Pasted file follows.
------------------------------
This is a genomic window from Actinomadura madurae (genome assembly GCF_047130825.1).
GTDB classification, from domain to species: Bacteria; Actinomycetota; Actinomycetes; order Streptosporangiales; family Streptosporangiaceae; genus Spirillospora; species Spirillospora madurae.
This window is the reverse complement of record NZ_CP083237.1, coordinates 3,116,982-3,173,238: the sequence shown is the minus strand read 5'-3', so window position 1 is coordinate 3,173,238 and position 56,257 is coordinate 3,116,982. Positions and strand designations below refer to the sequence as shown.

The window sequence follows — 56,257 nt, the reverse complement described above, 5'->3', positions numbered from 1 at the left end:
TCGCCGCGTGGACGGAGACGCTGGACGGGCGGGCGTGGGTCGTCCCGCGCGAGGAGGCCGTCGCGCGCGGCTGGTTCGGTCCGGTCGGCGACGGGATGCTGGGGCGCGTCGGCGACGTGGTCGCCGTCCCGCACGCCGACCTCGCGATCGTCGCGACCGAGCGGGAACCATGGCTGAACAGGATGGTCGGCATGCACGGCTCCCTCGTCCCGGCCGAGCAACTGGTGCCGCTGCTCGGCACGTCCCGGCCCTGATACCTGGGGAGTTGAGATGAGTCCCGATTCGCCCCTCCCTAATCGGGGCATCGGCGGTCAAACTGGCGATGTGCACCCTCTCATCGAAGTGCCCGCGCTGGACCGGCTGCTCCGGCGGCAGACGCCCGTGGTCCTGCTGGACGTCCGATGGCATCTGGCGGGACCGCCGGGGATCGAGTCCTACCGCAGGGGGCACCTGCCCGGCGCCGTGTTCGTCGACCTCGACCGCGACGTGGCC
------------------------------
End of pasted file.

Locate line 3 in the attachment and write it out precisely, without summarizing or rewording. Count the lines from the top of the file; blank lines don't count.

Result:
This window is the reverse complement of record NZ_CP083237.1, coordinates 3,116,982-3,173,238: the sequence shown is the minus strand read 5'-3', so window position 1 is coordinate 3,173,238 and position 56,257 is coordinate 3,116,982. Positions and strand designations below refer to the sequence as shown.